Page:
[OSM-legal-talk] Are CT contributors are in breach of the CC-BY-SA license?
80n80n at gmail.com
Sun Apr 17 16:56:22 BST 2011
On Sun, Apr 17, 2011 at 2:17 PM, Francis Davey <fjmd1a at gmail.com> wrote:
> On 17 April 2011 13:30, 80n <80n80n at gmail.com> wrote:
>> The question is whether you can upload a CC-BY-SA licensed work under
>> any other license than CC-BY-SA?
> I am sorry if I misunderstood your original question. I am not quite
> sure I understand this one. What do you mean by "upload .. .under" a
> licence? That doesn't make sense to me. Do you mean, "does CC-BY-SA"
> permit a contributor to contribute to OSMF under the existing
> contributor terms? (Answer: no) or do you mean something else?
Sorry, I was using jargon here which probably only makes sense to
those very familiar with the OSM context. I'll try to make myself a
Suppose there is a creative work that has been published with a
CC-BY-SA license. Suppose I take that work and make from it a
derivative work. Can I then give a copy of that derivative work to a
third party who insists that it is provided to them under an agreement
that is like the OSM Contributor Terms 1.2.4?
In other words, if I've agreed to the current contributor terms, does
the act of submitting CC-BY-SA licensed content to OSM voilate the
terms of the CC-BY-SA license?
As a bit of background, the process of modifying the OSM map is a
three step process:
1) A user gets a subset of the map from the OSM web-site
2) The user makes modifications to that map on their own computer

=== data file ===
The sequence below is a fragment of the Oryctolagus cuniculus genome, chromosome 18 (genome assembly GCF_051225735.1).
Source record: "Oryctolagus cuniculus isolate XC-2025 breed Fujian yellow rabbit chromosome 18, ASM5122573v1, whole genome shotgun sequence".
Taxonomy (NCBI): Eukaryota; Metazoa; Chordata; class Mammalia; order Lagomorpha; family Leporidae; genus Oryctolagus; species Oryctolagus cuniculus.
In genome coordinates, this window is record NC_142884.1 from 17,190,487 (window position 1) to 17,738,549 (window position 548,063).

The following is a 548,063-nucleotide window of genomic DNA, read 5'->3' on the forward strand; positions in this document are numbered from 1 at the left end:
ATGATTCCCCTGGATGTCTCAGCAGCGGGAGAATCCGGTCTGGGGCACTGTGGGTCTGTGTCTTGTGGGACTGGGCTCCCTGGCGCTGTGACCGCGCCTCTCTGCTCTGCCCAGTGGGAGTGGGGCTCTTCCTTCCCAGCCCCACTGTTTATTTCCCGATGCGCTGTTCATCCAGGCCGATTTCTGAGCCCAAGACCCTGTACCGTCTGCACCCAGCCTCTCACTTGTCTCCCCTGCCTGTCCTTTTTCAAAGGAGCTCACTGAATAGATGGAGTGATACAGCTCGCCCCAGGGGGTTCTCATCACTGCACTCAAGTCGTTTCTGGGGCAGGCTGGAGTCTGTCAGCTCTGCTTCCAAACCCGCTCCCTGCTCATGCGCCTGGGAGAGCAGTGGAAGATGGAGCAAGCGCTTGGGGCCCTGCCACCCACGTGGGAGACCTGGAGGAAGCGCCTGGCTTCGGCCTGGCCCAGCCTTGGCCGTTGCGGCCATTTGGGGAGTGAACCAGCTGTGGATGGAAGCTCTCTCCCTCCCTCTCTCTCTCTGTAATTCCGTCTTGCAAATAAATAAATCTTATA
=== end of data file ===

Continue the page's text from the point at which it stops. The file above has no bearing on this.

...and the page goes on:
3) The user gives the modifications back to OSMF via the OSM web-site.
All content within the OSM database is published as CC-BY-SA 2.0.
This extends comprehensively however it is obtained. There is no
special route that content takes when someone wants to edit something.
They request a subset of the map (step 1) which is downloaded to the
user's computer where they then modify it (step 2). This subset is
licensed under CC-BY-SA just like any other content from OSM and their
modifications are a Derivative Work.
When user has finished modifying the map they then send it back to OSM
(step 3) and in doing so they affirm that the modified content is
granted to OSMF under a "worldwide, royalty-free, non-exclusive,
perpetual, irrevocable licence", or whatever the version of the
contributor terms are that they originally signed up to.
It seems to me that the CTs get in the way of the loop that is
supposed to exist that permits someone to get OSM content, modify it,
and then give it back. If the content in this loop is CC-BY-SA
licensed then putting up a CT gateway or barrier would appear to break
>> If I grant you a license to use a creative work under CC-BY-SA, can
>> you then give it to some third party under a different license? I
>> don't see that CC-BY-SA permits this.
> Yes, for some values of "a different licence". Eg, CC-BY-SA 3.0 (us version):
I mean a *really* different license, one such as CT 1.2.4 which is
known to be incompatible with CC-BY-SA 2.0.
> Clause 4(b) permits the distribution of the work under certain other
> licences, including "Creative Commons Compatible Licence(s)".
> Its a bafflingly drafted licence (if I may say) since it also says
> "You may not sublicense the Work" (in clause 4(a)) which directly
> contradicts what is said in 4(b). Clearly what is intended is that
> there is a general rule against sublicensing, subject to a specific
> set of permissions under clause 4(b) even though this comes under a
> heading "Restrictions". Re-distribution under a licence is
> sublicensing and cannot be anything else.
This is probably a bit of a red-herring and I'm not sure it's relevant
to the question at hand.
More information about the legal-talk